August 10 – For those of us who know the telltale signs of a spicy dinner long after it’s been eaten, the concept of acid reflux is not a new one.
Feeling that all the time, though, is not good and should be addressed.
Nikki Sommer, a nurse with Key West Surgical Group, joined Good Morning Keys on KeysTalk 96.9/102.5 FM for Medical Matters this morning.
Esophagogastroduodenoscopy (EGD) is a procedure used to examine the upper part of the digestive tract. It’s a narrow, flexible tube with a light and small video camera.
Sommer said, “This is more of a diagnostic procedure, so it’s not considered a screening procedure. So this is usually when you have symptoms.”
Anyone suffering from acid reflux or gastroesophageal reflux disease (GERD) may need an EGD to see what’s going on.
The procedure goes down the esophagus into the stomach and the upper part of the small intestine.
Sommer said, “So the doctor can take a look and see what’s going on down there, if there’s any irritation, if you’re having symptoms of nausea, vomiting, trouble swallowing.”
Abdominal pain, bleeding and unintentional weight loss could be signs that an EGD is needed.
Sometimes acid reflux can be controlled with medication and diet changes, but if they symptoms persist even after those treatments, that’s when an EGD is considered.
Cancerous and noncancerous tumors and gastritis can also be discovered.
Sommer said, “A lot of times it just really is the inflammation. Esophagitis, which is inflammation in your esophagus. Gastritis is inflammation in your stomach and duodenitis is like I said the duodenum it’s just inflammation there and usually from a backwash of acid. It’s a good diagnostic tool to have if you have those symptoms.”
In terms of GERD, it’s more of a long-term build-up of acid.
Sommer said, “It occurs usually when the acid pushes back into your esophagus and causes irritation. Some people think they’re actually having chest pain, like a burning sensation in your chest, but it usually is associated with right after you eat a meal, especially a heavy meal.”
Some people feel it when they lie down at night and sometimes food can be regurgitated and a sour taste can appear in the mouth.
Sommer said, “A lot of time the inflammation causes swelling so when you’re trying to swallow, you feel like food might get stuck in your throat or there’s an irritation, so you get that lump in your throat.”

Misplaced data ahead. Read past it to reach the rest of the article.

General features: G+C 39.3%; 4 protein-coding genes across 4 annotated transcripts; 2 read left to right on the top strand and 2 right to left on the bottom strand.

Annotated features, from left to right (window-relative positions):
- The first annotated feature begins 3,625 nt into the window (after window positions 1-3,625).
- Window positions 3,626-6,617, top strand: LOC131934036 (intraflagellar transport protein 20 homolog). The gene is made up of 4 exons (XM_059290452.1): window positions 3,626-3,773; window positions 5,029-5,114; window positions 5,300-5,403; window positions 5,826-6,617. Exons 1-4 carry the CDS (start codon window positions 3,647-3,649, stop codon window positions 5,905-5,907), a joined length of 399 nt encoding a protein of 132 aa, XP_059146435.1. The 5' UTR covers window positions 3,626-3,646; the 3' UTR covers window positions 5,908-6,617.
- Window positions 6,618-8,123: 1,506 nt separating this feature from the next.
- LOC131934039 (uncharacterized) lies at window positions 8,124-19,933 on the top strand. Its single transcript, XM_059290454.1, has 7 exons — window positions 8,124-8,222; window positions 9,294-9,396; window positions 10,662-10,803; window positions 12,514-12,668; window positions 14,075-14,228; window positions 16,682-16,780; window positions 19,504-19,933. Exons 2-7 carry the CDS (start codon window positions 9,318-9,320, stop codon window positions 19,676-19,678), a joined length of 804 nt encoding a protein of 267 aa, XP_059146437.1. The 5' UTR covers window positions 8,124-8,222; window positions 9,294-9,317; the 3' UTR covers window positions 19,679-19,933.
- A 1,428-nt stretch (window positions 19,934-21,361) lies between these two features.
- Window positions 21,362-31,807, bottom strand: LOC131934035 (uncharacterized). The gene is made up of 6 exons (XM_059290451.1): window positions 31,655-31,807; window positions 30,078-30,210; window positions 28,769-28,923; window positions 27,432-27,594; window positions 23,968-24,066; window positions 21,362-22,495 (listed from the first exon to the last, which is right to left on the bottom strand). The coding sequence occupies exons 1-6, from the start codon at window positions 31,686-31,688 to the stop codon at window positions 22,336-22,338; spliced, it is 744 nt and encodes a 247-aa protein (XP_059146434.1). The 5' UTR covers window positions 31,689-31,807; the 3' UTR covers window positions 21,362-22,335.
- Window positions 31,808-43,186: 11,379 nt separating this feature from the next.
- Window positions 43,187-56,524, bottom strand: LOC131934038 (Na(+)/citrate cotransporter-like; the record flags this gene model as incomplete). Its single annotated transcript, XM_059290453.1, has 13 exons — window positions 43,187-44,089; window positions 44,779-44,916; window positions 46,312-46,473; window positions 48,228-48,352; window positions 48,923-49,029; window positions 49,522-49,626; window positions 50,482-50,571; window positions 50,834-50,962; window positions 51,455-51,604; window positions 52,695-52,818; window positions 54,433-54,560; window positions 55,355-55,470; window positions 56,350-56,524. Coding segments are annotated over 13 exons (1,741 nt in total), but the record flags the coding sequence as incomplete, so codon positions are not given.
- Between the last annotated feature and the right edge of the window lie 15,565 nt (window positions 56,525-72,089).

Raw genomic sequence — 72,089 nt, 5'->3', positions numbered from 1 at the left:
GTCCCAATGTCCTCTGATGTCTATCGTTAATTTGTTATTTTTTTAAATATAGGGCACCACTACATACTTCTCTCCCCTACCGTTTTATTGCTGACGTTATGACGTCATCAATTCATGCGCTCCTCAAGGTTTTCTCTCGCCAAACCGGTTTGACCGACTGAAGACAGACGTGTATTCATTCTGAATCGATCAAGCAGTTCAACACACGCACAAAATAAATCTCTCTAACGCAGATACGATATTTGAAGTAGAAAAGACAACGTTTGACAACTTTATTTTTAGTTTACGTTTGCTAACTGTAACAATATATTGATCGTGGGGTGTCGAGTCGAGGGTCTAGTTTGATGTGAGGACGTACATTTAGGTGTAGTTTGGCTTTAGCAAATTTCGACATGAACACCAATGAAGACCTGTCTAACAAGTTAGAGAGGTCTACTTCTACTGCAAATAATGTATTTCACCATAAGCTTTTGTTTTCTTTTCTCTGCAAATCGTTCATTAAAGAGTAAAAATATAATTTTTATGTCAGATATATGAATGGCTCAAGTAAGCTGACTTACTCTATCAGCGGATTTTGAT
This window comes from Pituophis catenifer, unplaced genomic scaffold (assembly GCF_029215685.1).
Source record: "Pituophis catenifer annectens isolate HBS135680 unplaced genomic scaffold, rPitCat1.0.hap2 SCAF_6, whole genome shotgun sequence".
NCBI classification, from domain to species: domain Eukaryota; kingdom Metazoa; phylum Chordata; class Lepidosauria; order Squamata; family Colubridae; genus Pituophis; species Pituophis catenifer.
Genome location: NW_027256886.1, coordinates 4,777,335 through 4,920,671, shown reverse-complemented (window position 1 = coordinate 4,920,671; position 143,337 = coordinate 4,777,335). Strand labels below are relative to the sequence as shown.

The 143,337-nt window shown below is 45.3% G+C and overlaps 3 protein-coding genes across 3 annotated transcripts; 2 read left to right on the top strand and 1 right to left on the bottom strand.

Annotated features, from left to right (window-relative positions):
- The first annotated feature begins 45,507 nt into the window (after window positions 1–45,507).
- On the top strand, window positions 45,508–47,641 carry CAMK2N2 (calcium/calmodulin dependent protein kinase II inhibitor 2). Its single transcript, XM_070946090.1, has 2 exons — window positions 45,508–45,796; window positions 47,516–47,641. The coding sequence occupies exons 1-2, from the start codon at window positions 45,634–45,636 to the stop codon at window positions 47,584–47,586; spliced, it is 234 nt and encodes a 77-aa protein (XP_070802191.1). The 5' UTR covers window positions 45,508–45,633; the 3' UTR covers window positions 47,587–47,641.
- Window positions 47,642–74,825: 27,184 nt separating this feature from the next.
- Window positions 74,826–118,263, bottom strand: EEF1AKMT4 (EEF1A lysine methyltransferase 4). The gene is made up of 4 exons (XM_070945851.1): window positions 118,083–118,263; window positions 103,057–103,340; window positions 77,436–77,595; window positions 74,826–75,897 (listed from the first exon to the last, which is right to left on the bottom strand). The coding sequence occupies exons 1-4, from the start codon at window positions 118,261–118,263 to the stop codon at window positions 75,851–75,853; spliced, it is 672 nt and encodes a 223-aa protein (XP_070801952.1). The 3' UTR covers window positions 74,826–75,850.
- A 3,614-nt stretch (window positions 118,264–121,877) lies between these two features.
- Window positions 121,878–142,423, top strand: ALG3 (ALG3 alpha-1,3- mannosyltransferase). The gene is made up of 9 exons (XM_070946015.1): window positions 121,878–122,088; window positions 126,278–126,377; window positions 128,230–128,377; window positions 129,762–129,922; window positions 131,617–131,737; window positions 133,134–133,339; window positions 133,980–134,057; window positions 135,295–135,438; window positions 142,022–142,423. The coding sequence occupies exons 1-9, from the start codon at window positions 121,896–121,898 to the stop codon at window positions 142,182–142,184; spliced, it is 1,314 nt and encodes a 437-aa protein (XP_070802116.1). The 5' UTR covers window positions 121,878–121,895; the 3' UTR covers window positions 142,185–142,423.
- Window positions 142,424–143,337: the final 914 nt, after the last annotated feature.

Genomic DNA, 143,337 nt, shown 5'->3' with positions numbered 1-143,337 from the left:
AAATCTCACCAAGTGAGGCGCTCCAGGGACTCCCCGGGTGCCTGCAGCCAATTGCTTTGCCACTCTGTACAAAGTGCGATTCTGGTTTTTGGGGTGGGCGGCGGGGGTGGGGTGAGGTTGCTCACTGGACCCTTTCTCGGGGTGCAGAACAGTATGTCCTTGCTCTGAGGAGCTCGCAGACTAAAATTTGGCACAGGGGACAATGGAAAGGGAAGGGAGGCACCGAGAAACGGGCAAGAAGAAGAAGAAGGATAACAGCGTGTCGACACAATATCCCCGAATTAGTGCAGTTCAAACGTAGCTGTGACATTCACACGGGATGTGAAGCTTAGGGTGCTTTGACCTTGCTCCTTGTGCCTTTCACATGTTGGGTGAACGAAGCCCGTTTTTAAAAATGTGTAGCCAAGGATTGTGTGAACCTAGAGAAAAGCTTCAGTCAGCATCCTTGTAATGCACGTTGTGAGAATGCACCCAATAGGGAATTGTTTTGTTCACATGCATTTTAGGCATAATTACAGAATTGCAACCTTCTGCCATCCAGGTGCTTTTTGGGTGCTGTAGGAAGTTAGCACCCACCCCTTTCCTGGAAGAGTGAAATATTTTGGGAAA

An ongoing cough or hoarse voice can also appear as symptoms.
Sommer said, “Sometimes people think they have a cold or they have some type of other infection, but it could be GERD.”
For people with asthma, GERD can trigger an asthma attack, so it’s important to get it treated.
Some people are more at risk for acid reflux, including those who are overweight or obese. Pregnancy can also bring about heartburn and smoking can increase a person’s chances of having GERD.
Sommer said, “Some types of medication that you take can increase the acid in your body causing you to have symptoms of GERD.”
Scleroderma can also cause acid reflux as well as a hiatal hernia.
People can also have an abnormally slow emptying of the stomach, which can also increase the chances of GERD.
Medications can help block the acid.
A hiatal hernia is when the upper part of the stomach pushes into the chest and make it difficult for the food to pass through, creating an increase in acid buildup.
Sommer said, “Small hiatal hernias you don’t usually have to do anything with and can be managed by medication. Larger ones may require surgery. For the most part if you’re compliant and you can take the medication, you can keep your acid down and that will reduce the symptoms of the hiatal hernia.”
An upper endoscopy will diagnose a hiatal hernia.
Sometimes chronic acid reflux or GERD can actually damage the lining of the stomach. That can be treated with medication.
Sommer said, “We are here to help.”
For more information on upper GI issues, click here: https://www.keywestsurgicalgroup.com/